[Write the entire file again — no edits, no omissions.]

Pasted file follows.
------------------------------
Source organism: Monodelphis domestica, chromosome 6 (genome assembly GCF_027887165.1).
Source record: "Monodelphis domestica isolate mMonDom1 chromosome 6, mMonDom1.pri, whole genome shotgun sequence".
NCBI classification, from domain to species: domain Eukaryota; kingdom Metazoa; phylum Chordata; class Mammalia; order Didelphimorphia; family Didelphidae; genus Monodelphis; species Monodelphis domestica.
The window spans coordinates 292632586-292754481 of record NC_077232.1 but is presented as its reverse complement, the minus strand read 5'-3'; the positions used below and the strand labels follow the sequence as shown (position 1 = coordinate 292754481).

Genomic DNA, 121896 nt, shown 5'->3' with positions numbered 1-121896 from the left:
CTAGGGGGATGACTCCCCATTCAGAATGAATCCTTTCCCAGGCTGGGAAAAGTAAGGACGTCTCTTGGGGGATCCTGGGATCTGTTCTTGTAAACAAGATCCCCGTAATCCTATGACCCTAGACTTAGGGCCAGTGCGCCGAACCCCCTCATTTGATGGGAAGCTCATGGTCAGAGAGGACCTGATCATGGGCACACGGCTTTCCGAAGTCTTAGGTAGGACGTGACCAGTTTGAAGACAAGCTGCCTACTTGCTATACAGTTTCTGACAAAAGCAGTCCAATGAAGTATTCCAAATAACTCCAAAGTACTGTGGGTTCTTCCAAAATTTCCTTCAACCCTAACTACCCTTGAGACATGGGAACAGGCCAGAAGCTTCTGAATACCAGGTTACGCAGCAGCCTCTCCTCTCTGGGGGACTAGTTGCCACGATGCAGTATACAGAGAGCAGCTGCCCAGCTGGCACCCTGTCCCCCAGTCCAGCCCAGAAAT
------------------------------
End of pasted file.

Source organism: Monodelphis domestica, chromosome 6 (genome assembly GCF_027887165.1).
Source record: "Monodelphis domestica isolate mMonDom1 chromosome 6, mMonDom1.pri, whole genome shotgun sequence".
NCBI classification, from domain to species: domain Eukaryota; kingdom Metazoa; phylum Chordata; class Mammalia; order Didelphimorphia; family Didelphidae; genus Monodelphis; species Monodelphis domestica.
The window spans coordinates 292632586-292754481 of record NC_077232.1 but is presented as its reverse complement, the minus strand read 5'-3'; the positions used below and the strand labels follow the sequence as shown (position 1 = coordinate 292754481).

Genomic DNA, 121896 nt, shown 5'->3' with positions numbered 1-121896 from the left:
CTAGGGGGATGACTCCCCATTCAGAATGAATCCTTTCCCAGGCTGGGAAAAGTAAGGACGTCTCTTGGGGGATCCTGGGATCTGTTCTTGTAAACAAGATCCCCGTAATCCTATGACCCTAGACTTAGGGCCAGTGCGCCGAACCCCCTCATTTGATGGGAAGCTCATGGTCAGAGAGGACCTGATCATGGGCACACGGCTTTCCGAAGTCTTAGGTAGGACGTGACCAGTTTGAAGACAAGCTGCCTACTTGCTATACAGTTTCTGACAAAAGCAGTCCAATGAAGTATTCCAAATAACTCCAAAGTACTGTGGGTTCTTCCAAAATTTCCTTCAACCCTAACTACCCTTGAGACATGGGAACAGGCCAGAAGCTTCTGAATACCAGGTTACGCAGCAGCCTCTCCTCTCTGGGGGACTAGTTGCCACGATGCAGTATACAGAGAGCAGCTGCCCAGCTGGCACCCTGTCCCCCAGTCCAGCCCAGAAAT